cellar & galleY a charter chef and a master sommelier serve up the perfect pairings
M/Y Frisky Lady
Throughout his career, chef Daniele Messina has made carpe diem an unspoken mantra. While most of his colleagues began their careers by attending renowned culinary schools, Messina, chef on the 112-foot (34.1-meter) Westport Frisky Lady, began by washing dishes—the quickest way he could get into restaurants and follow the passion he’d felt even as a child.
“I was always standing on a kitchen chair to watch what was happening on the stove,” the native Italian recalls. “I remember the smells … the pasta, the herbs, even the boiling water. I would tell my mom if there was too much or not enough salt just from the smell of the water.”
Messina’s parents preferred for him to study banking instead of cooking, but he enrolled in a few culinary courses in Milan for fun. He found his way to Spain and took a job washing dishes at an Italian restaurant in the Canary Islands. It was a foot in the door. Then, things started happening.
“One day, we were down a man in the kitchen,” he recalls. “My boss asked if I could help with salads.”
Thrilled to do something besides wash dishes, he jumped at the opportunity. But at the end of the day, it was back to the dish room.
“Another day, our pizza guy left. My boss asked if I could do pizza. I’m like, ‘I’m Italian—of course I can make a pizza.’”
Messina’s big break finally came on a day when the restaurant was closed.
“I was always first in, last out,” he says. “I’d wake up and head straight to the restaurant to start the daily preparations. On this day, a family came by looking for pasta. I said, ‘I’m sorry, we’re closed.’ They asked if I could cook, so I made them pasta. They loved it so much they raved to the owner, and that was it. He finally said, ‘Okay, okay … no more dishwashing. You’re a chef.’”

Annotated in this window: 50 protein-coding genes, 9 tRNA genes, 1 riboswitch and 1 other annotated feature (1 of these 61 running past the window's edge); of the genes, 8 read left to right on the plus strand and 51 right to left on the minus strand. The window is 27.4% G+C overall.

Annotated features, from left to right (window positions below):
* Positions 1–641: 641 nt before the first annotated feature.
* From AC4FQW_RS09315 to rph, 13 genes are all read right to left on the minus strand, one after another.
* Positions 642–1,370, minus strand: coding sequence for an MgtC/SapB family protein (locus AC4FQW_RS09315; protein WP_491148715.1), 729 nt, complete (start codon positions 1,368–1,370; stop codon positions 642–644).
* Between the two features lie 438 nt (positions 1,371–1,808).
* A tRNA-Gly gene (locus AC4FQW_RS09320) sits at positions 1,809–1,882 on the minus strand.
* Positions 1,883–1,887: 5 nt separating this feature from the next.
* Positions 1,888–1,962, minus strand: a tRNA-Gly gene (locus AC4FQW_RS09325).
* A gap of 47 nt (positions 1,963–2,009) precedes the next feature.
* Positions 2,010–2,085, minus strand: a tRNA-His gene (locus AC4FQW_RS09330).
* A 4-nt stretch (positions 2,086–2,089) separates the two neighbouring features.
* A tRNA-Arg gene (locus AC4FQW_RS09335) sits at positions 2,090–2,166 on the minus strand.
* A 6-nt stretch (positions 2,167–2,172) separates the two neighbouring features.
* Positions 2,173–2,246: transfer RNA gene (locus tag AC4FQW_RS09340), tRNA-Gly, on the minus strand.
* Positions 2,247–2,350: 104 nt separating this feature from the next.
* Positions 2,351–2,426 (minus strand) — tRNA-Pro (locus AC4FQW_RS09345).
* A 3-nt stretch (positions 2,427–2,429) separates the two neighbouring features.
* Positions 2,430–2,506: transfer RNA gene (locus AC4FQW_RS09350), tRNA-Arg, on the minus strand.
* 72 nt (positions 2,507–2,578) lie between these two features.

Messina suffered a motorbike accident and ended up at another restaurant, seizing another opportunity. He worked for a French chef and learned about slow cooking, sous vide and desserts. His zest for travel then took him to Sint Maarten, where he opened a few restaurants of his own.
And, as one tends to do on a Caribbean island, he spent a lot time looking to the water.
“I’d see these huge boats coming and going,” he says, “so one day I was like, Maybe it’s time to hop on one and see the world.”
Messina trained to become a qualified yacht chef and, after working a few freelance jobs, landed a full-time position on a 97-foot motoryacht in Turkey. While working on a boat was different and harder than what he’d expected, he fell in love with the lifestyle.
“Wow, so different,” he says. “You have to produce food to the same standards as a top restaurant, but you’re doing it all by yourself—even the cleaning. It’s funny in a way. You spend so much time over a career learning how to be a top chef. You make it onto a boat and it’s back to things like dishes. In charter it all looks so easy and fantastic, but behind the scenes, it requires a ton of hard work by the crew. You can’t be here to feed your ego; you’re here to feed your guests. I love that part of the job.”
The owner of Frisky Lady has tastes that mesh with Messina’s training in Western Europe, he says.
“The owner is really food oriented and health conscious,” he says. “He’s into Mediterranean cuisine.”